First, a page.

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Festival Hall (Melbourne)

From Wikipedia, the free encyclopedia

Festival Hall
The House of Stoush
Festival Hall Logo.png
Former names West Melbourne Stadium
Melbourne Stadium
The Stadium
Location 300 Dudley St, West Melbourne, Victoria, 3003
Coordinates 37°48′40″S 144°56′47″E / 37.81111°S 144.94639°E / -37.81111; 144.94639
Owner Stadiums Limited
Operator Arena Management Pty Ltd
Capacity Seating: 1,741
Standing: 2,600
Concerts: 5,445
Construction
Opened May 1915
Construction cost 250,000 pounds

Festival Hall is a concert and sporting venue located at 300 Dudley Street, West Melbourne, Victoria. It is one of Melbourne's larger concert venues and has hosted a variety of local and international acts over many years.

YouTube Encyclopedic

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  • Lester Ellis v Barry Michael 12 July 1985 Festival Hall, Melbourne, Australia
  • Dave Rudken v Franco Costanzo - Festival Hall, Melbourne TV Ringside
  • Australian Tough Man
  • Barry Michael v Mark Fernandez 23 May 1986 Festival Hall, Melbourne, Victoria, Australia
  • Lester Ellis v Hwan Kil Yuh 15 February 1985 Festival Hall, Melbourne, Australia

Transcription

Contents

History

Formerly known as the West Melbourne Stadium (shortened to The Stadium), it was originally built in 1913 by R.L.Baker, the Sydney boxing promoter, opening just in time for the Mehegan-Wells fight of 3 November 1913. In 1915 it came under the control of John Wren[1] (chairman) and Dick Lean (general manager) of Stadiums Limited as a multi-function venue for boxing and pro wrestling. It quickly became known to locals as "the House of Stoush", as over the years it has featured some of the greatest names in Australian boxing including Lionel Rose, Johnny Famechon, Anthony Mundine, Lester Ellis and Barry Michael. Professional wrestling also featured regularly, as did Roller Derby, ballroom dancing, cultural and religious gatherings and the first Indoor Tennis Exhibition featuring John McEnroe. It was used by the Painters and Dockers as a meeting place. During the Great Depression, unemployed men seeking work would gather at Festival Hall to be picked for dock work.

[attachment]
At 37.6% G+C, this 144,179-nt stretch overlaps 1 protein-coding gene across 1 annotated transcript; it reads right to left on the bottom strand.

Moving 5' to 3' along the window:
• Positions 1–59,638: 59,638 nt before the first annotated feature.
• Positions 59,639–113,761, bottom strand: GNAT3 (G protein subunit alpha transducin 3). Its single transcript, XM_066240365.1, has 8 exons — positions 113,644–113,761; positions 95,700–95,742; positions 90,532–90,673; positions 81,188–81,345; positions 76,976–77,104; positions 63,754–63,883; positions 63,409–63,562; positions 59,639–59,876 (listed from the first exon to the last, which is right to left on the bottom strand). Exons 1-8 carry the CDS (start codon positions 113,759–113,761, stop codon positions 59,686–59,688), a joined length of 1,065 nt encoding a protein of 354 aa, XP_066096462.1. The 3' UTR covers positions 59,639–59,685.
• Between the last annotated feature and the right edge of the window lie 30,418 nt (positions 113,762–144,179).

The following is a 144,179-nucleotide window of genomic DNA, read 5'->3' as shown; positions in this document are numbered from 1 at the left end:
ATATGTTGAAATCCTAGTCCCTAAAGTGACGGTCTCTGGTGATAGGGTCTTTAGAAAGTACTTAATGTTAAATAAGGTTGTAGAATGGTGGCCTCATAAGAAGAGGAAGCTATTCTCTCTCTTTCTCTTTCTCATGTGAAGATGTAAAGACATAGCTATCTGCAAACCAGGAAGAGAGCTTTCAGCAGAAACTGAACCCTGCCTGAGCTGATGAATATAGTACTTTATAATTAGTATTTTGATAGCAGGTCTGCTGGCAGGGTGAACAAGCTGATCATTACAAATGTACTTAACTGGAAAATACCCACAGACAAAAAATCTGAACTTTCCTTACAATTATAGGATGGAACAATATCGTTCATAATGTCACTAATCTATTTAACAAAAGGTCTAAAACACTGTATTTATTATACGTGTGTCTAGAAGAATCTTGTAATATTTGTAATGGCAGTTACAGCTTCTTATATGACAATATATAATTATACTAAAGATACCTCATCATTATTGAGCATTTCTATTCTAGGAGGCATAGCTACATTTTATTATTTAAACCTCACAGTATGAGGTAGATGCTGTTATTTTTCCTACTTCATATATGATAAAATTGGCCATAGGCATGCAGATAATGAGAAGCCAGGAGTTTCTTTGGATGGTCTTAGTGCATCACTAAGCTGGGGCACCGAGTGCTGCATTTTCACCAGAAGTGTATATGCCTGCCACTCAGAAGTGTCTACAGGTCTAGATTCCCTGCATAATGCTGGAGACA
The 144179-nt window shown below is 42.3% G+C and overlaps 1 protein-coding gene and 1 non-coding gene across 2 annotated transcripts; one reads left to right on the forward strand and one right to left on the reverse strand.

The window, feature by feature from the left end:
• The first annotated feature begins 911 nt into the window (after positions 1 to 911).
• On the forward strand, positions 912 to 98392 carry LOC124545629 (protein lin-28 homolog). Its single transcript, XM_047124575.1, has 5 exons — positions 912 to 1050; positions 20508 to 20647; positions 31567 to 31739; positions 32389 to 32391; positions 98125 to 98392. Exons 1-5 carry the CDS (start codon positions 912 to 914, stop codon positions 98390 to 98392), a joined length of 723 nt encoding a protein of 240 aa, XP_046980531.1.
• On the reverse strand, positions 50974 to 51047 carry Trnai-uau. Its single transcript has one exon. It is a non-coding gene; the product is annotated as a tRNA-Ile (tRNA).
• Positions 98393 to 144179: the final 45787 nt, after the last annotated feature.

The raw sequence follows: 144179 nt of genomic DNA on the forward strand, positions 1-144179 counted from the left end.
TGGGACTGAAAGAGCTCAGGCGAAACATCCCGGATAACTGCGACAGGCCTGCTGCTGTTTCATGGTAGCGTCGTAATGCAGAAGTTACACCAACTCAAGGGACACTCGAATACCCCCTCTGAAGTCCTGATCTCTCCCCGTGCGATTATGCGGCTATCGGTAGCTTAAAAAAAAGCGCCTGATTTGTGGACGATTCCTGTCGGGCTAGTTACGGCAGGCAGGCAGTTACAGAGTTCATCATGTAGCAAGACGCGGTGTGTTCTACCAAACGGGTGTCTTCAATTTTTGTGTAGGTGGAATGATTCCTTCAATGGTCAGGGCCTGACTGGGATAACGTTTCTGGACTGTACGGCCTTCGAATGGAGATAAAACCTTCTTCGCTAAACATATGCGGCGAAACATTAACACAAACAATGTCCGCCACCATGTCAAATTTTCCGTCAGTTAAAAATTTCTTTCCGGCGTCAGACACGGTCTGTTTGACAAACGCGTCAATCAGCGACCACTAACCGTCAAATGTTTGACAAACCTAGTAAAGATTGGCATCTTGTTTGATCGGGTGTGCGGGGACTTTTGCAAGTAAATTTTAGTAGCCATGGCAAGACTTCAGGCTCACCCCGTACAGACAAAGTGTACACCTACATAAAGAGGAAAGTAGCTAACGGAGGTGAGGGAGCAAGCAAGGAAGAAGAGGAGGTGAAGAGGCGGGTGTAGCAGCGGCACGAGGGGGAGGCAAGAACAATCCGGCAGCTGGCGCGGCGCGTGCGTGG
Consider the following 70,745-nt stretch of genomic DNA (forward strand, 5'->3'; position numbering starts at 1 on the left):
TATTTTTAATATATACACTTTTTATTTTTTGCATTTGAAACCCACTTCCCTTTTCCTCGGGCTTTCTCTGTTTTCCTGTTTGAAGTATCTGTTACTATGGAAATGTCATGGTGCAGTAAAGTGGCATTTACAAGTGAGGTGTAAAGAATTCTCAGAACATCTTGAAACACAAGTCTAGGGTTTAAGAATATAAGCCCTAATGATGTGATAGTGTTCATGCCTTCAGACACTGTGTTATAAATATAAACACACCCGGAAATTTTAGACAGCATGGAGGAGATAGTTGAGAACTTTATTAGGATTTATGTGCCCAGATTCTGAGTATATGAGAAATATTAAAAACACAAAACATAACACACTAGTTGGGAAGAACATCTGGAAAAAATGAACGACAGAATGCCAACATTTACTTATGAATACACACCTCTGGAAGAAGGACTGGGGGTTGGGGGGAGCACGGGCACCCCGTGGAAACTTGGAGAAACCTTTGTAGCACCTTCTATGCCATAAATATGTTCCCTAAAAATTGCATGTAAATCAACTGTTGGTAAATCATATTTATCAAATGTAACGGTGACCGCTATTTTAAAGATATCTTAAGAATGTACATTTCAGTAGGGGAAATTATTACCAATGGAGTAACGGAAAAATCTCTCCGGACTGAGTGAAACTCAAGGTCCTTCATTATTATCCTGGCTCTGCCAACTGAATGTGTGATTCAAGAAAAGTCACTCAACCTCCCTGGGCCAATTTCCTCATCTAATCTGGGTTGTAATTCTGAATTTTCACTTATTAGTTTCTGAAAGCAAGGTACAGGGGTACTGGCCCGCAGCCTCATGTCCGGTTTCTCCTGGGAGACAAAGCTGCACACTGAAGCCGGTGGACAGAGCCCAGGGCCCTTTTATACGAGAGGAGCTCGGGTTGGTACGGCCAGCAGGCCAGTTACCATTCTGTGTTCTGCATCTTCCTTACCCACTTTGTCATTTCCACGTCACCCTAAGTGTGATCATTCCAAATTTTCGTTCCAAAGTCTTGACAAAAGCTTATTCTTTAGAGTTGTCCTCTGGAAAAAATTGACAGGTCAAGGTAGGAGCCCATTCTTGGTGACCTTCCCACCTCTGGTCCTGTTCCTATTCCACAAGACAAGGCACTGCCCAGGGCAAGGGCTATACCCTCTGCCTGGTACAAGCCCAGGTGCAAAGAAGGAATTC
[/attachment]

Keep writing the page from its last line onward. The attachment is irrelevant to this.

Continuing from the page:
The Stadium was destroyed by fire in 1955 but was rebuilt in time for the 1956 Olympics, where it was used for boxing, basketball and gymnastics events.[2][3]

Dick Lean Jnr (son of the original general manager, Dick Lean) joined Stadiums in 1960 and set about successful promotion of major music acts of all genres from both the UK and US, increasing the use of the venue significantly. The Stadium was renamed Festival Hall in the early 1960s to reflect its increasing use as Melbourne's largest live entertainment venue at the time. Lean booked the Beatles to play Australia in 1964. Lean continued to promote and bring to Australia many of the major headline acts during the 1960s, 1970s and 1980s.[4]

The Living End's Live at Festival Hall was filmed there on 19 May 2006.

On 30 January 2008, Rage Against the Machine performed at the venue in what was only their second headline show outside the United States since their breakup in September 2000.

Festival Hall’s versatile set-up has been used for many events including a weekly conversion into a television studio for the production of The Price is Right for the Seven NetworkThe veune has also been used for black tie dinners, product launches, conferences, motivation sessions, art exhibitions, large Christmas parties, religious and cultural events, and even as an examination venue for Swinburne University.

Configurations

Festival Hall is used for seated events of up to 4,586 including the main floor or for up to 5,445 if the floor is used for standing, sight lines permitting. The addition of floor-to-ceiling curtains around the main floor and between the side sections allows seating for up to 1,741 people or 2,600 standing on the main floor. The main floor has an area of 1,288 m², providing room for dining for up to 1,000 seated guests plus dance floor, and the stage offers a further 160 m² of elevated space.

See also

References

External links

This page was last edited on 18 September 2018, at 20:06
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